Methodical Snark critical reflections on how we measure and assess civic tech
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Random Snark

Updates, commentary, live blogs, cries for help. There’s no telling what will show up in this category.

The Pickle Post Cont’d

As noted, I’ve been away. Here’s a quick update on some of the pickles I’ve had in my jar. They’re all wrapping up now, which means more snark is en route. The Teaching Pickle I’ve been teaching a class at Georgetown this spring on Technology, Transparency and Accountable Government Under Trump. It’s a mixed grad/undergrad seminar offered at the School of Foreign Service program on Science...

Why No One Cares About Your Stupid Research

Recent reflections about the irrelevance of academic political communication research should help prompt the civic tech community to think critically about why no one is using all the research that gets produced these days. It's time for a frank conversation that's frankly overdue.

Yet another comparative metric on freedom of expression (kind of)

The Expression Agenda (XpA) was just released by Article19. It's rather prettier than most, and nice to see free expression data in something other than a map or a list; but really, do we need this? The metric doesn't contribute any new data, and the visualization is hard to parse. The report buried in the background is more important by far, but likely only for advocacy on global policy.

Mechanism Mapping: a tool for determining when programs can be scaled or adapted

A recent Oxford white paper proposes mechanism modelling as a method to determine when results of policy evaluations should be scaled or adapted to other contexts. This is an compelling contribution to ongoing debates about external validity of RCTs, more importantly, it's a simple and useful tool for thinking about when and how civic tech programs work across different contexts.

Evidence cultures in ICT4D and humanitarianism

@techladylaura argues for installing a culture for evidence in ICT4D and suggests that we look to the humanitarian sector for inspiration on doing so. I don't think that's helpful. We need better stories about how evidence actually helps.

The State of Formal Transparency Research, a Civic Tech Iceburg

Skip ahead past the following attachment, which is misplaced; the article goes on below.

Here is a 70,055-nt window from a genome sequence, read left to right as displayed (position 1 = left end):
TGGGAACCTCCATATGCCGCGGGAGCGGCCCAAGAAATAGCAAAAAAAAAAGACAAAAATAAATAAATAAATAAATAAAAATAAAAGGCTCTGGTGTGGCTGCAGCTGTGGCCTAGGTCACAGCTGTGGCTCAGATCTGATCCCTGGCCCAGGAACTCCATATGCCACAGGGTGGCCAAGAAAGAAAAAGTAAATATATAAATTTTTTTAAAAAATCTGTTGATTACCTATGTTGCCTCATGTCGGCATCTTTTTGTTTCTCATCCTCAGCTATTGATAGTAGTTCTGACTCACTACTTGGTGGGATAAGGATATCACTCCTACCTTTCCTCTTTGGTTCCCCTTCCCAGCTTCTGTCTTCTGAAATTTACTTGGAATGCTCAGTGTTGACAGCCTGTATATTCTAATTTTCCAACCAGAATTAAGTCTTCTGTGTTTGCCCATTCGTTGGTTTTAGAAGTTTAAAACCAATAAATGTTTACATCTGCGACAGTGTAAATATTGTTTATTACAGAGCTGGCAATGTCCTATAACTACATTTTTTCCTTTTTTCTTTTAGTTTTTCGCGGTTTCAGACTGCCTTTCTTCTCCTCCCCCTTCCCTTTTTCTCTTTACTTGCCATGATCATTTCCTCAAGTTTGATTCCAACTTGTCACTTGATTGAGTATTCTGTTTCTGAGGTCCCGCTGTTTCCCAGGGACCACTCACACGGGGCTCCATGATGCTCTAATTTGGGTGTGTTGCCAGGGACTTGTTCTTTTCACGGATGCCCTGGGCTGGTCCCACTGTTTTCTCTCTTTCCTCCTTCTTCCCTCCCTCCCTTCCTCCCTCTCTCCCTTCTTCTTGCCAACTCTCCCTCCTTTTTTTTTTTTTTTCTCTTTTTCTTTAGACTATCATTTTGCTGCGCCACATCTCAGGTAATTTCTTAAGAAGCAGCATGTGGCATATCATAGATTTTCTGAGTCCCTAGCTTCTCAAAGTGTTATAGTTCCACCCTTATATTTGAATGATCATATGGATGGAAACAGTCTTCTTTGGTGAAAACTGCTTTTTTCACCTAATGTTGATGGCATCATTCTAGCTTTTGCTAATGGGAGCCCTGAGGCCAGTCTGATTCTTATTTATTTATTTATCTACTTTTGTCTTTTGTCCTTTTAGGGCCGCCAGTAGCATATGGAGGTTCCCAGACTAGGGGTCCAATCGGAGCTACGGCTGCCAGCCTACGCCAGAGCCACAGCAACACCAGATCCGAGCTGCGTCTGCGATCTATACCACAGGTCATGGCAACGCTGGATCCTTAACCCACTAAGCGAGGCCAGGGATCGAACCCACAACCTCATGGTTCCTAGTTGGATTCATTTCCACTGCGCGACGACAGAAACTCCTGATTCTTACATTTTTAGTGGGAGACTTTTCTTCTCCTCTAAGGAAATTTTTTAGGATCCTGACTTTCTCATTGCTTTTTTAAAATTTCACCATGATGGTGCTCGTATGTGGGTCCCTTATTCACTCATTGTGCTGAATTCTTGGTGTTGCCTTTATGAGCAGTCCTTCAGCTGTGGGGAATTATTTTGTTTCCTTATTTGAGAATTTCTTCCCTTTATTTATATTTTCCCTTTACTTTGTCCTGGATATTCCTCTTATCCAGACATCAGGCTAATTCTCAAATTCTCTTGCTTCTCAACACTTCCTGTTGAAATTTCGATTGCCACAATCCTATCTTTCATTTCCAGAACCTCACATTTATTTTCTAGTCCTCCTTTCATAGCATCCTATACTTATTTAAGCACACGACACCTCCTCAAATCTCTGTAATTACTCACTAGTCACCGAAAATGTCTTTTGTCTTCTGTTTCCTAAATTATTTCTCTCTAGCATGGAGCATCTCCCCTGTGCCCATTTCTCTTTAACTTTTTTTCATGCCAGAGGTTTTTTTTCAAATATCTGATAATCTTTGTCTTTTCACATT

@allvoicescount is having their final learning event this week, and starting to draw conclusions from some of their research outputs. This seems like a good time to be consistently be reminding ourselves about all the complementary research on the same issues. There’s a tremendous amount of research being produced behind the ivory curtain. Presumably, we don’t have time to read it, or...

Governance beyond elections: how considering US political crises helps bridge the gap between disciplines and methodologies

…it is critical that we look beyond the conventional focus on elections, campaign finance reform, and voting rights. There is no question that these are critical areas of concern, and necessary preconditions for meaningful democracy reform. But these areas are also well-studied and understood by many of us in the field. In this report, we hope to highlight some of the other dimensions that...

Click bait for accountability pundits: this month’s most misleading blog title

This blogpost describes an MAVC learning event, which in turn identified “7 streams of tech-enabled change that have proven to be effective in pursuing accountable governance.” Those seven streams are listed below, and while they represent a useful typology of tech for accountability programming, they do not represent activities that connect governments with their citizens.

Methodical Snark critical reflections on how we measure and assess civic tech

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